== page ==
A few days later, Toyoda pushed aside three executive vice presidents who had led the company through its rapid expansion—including Kinoshita, who will retire in June.

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  • Dastanley Dastanley on Mar 02, 2009

    Bunter1 : March 2nd, 2009 at 12:35 pm Stewart Dean-The big oops at Pearl (for the Japanese) was that the carriers were not at home. It turned out that battlewagons were history and airpower was everything. Adm. Yamaoto did note that “I am afraid we have awakened a sleeping giant”. Also, a third Japanese attack wave that was scheduled at Pearl Harbor was called off. Had that third wave gone down as planned, it would have allowed the Japanese to bomb and destroy the rows of large land based oil tanks at PH (thus crippling ALL US Navy ships in the Pacific). The Japanese also could have conducted submarine attacks of US oil tankers from Long Beach to Pearl Harbor, thus crippling our Navy for far longer than the 6 months or so that it took us to bounce back and go on the offensive. Now back to cars.

  • Nino Nino on Mar 03, 2009
    but didn’t Toyota just burn $2 billion on the Tundra? (And $400-plus million on F1?) How’s that working out? Both the Tundra and Formula 1 (and NASCAR, too) are part of a long term Toyota strategy to open up new markets and appeal to customers different than the ones they have now. Formula 1 is seen as a playground for elite, top notch automotive companies. With Toyota planning on expanding the Lexus line world-wide, they need the prestige that comes from F1 in the many markets where they compete with Mercedes and BMW. NASCAR and the Tundra are part of a long term plan to develop customers in the US midwest and south that have been somewhat resistant to Toyota products and imports in general. The thing with Toyota is that they are willing to take a short term loss for greater long term gains and mark my words, the endeavors Toyota is a part of now, will pay big dividends for them down the road.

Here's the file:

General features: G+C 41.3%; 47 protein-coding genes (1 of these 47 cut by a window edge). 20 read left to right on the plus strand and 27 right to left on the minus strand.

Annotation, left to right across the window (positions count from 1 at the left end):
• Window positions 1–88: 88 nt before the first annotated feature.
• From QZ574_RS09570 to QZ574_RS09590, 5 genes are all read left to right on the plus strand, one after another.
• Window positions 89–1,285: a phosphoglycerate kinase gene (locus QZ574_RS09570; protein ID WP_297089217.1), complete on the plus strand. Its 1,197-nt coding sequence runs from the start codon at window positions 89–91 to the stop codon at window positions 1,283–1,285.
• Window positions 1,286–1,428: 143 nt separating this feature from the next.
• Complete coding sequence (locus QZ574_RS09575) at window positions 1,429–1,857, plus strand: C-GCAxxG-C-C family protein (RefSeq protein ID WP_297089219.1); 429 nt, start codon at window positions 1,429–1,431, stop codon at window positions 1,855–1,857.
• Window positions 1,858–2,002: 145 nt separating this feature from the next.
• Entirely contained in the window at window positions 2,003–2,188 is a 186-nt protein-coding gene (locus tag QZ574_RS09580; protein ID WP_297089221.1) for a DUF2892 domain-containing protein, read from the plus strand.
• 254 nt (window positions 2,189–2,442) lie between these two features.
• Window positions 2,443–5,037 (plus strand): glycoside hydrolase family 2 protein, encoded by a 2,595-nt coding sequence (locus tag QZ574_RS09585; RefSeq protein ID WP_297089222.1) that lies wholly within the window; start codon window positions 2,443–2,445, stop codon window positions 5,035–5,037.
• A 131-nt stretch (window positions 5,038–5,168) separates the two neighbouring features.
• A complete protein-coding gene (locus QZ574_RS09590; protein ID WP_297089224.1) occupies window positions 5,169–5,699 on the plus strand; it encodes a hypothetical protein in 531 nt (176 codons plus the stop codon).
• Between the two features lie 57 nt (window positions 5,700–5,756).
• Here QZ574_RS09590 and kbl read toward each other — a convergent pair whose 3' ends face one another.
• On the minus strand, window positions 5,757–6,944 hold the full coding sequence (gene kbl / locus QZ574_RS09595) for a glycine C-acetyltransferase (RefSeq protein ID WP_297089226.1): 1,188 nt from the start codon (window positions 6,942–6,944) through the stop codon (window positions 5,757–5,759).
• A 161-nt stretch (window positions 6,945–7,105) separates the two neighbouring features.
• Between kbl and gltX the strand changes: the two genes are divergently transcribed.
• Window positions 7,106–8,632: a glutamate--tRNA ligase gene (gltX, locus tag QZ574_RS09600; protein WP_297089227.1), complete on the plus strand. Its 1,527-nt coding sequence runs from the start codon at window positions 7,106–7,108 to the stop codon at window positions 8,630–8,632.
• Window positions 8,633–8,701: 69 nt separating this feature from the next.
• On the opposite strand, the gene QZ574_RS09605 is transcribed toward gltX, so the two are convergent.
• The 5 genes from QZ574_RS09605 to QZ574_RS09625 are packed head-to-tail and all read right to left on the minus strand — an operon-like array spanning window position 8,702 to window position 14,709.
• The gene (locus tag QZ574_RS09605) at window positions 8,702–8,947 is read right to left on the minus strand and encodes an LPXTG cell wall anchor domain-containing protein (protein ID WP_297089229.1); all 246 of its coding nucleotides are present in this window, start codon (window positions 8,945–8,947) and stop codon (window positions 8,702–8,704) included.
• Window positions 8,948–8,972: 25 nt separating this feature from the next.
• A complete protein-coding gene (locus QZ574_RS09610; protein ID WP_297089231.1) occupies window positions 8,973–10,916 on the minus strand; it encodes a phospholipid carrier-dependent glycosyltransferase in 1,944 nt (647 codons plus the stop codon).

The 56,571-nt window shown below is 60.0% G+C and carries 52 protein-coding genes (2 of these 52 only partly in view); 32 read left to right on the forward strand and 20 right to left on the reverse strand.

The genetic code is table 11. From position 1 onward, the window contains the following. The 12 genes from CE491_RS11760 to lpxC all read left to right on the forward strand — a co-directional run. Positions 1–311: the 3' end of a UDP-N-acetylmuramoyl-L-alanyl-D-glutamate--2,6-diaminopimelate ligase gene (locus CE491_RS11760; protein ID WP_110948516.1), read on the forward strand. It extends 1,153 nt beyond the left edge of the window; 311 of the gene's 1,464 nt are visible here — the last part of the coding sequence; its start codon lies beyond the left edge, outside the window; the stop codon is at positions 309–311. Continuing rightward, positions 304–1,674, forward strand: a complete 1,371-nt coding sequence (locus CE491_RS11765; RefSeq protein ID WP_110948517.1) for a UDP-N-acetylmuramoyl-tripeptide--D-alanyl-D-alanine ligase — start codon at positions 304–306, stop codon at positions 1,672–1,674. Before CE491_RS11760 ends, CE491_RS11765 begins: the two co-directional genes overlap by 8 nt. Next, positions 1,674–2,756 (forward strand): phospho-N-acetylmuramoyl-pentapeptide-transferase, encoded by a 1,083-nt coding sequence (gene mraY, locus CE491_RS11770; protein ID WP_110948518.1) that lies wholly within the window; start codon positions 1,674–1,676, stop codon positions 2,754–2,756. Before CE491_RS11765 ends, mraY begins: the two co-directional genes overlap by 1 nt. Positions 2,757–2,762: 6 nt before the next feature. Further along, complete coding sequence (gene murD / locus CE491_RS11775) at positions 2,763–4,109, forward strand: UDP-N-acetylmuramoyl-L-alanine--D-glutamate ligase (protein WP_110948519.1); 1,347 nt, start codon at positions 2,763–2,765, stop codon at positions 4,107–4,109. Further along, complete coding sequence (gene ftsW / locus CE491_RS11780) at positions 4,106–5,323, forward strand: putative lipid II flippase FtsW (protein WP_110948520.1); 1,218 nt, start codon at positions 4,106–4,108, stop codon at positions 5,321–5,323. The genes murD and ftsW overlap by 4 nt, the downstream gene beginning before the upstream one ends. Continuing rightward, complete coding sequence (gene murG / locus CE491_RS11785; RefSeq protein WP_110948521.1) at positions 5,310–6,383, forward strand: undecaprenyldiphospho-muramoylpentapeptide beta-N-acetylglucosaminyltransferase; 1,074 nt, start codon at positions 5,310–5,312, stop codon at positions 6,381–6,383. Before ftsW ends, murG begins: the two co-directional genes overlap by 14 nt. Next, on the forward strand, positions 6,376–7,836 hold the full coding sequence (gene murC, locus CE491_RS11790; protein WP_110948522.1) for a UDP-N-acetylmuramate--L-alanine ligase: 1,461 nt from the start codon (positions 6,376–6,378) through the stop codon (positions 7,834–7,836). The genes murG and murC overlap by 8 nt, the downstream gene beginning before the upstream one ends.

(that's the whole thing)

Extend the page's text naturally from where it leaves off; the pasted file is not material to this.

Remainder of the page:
• Scott ?Wonder what Toyota will be using when they enter the market?
  • Fred The bigger issue is what happens to the other systems as demand dwindles? Will thet convert or will they just just shut down?
  • Roger hopkins Why do they all have to be 4 door??? Why not a "cab & a half" and a bit longer box. This is just another station wagon of the 21st century. Maybe they should put fake woodgrain on the side lol...
  • Greg Add me to the list: 2017 Sorento EX AWD w/2.0 Turbo GDI 68K miles. Changed oil religiously with only synthetic. Checked oil level before a rare long road trip and Ievel was at least 2 quarts down. That was less than 6 months after the last oil change. I'm now adding a quart of oil every 1000 miles and checking every 500 miles because I read reports that the oil usage gets worse. Too bad, really like the 2023 Tuscon. But I have not seen Hyundai/Kia doing anything new in terms of engine development. Therefore, I have to suspect that I will ony become a victim of a fatally flawed engine development program if I were to a purchase another Kia/Hyundai.
  • Craiger 1970s Battlestar Galactica Cylon face.